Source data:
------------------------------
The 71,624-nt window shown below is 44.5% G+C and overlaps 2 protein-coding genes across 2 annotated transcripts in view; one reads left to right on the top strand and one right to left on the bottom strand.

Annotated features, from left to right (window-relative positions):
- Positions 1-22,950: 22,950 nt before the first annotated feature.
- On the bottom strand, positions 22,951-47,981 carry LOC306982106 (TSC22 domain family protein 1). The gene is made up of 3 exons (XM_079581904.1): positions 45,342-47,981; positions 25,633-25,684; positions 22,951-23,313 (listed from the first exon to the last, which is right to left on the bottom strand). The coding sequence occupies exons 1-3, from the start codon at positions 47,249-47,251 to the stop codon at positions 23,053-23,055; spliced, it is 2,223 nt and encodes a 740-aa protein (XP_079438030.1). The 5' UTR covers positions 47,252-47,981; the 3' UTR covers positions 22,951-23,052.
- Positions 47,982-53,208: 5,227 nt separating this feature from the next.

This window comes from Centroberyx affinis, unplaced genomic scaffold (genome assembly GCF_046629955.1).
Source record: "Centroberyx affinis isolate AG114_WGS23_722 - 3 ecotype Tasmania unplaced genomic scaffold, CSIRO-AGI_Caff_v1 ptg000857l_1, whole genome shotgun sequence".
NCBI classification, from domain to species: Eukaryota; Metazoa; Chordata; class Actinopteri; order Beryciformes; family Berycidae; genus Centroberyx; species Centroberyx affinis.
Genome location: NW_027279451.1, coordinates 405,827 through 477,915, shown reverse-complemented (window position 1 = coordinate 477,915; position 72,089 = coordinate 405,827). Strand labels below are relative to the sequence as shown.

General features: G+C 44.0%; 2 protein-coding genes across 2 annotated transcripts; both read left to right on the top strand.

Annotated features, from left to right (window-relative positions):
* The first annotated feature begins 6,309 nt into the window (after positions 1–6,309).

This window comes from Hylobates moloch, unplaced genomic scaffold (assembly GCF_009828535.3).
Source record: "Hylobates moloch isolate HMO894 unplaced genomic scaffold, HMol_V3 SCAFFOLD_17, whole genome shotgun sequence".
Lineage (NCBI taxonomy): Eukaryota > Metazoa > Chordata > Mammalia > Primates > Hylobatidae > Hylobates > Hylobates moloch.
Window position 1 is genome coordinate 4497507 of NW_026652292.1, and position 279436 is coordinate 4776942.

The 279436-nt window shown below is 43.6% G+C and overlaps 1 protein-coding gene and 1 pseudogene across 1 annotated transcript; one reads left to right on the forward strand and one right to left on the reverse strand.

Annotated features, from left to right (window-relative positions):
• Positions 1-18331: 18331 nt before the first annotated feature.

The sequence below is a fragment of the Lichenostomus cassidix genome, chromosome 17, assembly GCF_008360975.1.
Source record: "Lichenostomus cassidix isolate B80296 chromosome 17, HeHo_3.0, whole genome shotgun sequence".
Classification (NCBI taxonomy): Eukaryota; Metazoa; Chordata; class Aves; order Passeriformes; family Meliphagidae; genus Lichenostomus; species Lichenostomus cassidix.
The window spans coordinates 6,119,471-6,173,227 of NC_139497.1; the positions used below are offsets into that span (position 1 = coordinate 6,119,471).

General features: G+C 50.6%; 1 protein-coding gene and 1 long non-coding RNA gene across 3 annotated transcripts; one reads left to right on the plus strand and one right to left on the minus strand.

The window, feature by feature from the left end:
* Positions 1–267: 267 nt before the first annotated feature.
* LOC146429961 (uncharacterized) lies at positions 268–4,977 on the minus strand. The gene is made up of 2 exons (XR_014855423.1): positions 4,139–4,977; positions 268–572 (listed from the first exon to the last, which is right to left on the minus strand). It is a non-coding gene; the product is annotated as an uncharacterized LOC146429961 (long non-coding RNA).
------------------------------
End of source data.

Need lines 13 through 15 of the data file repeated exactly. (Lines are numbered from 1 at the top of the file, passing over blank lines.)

This window comes from Hylobates moloch, unplaced genomic scaffold (assembly GCF_009828535.3).
Source record: "Hylobates moloch isolate HMO894 unplaced genomic scaffold, HMol_V3 SCAFFOLD_17, whole genome shotgun sequence".
Lineage (NCBI taxonomy): Eukaryota > Metazoa > Chordata > Mammalia > Primates > Hylobatidae > Hylobates > Hylobates moloch.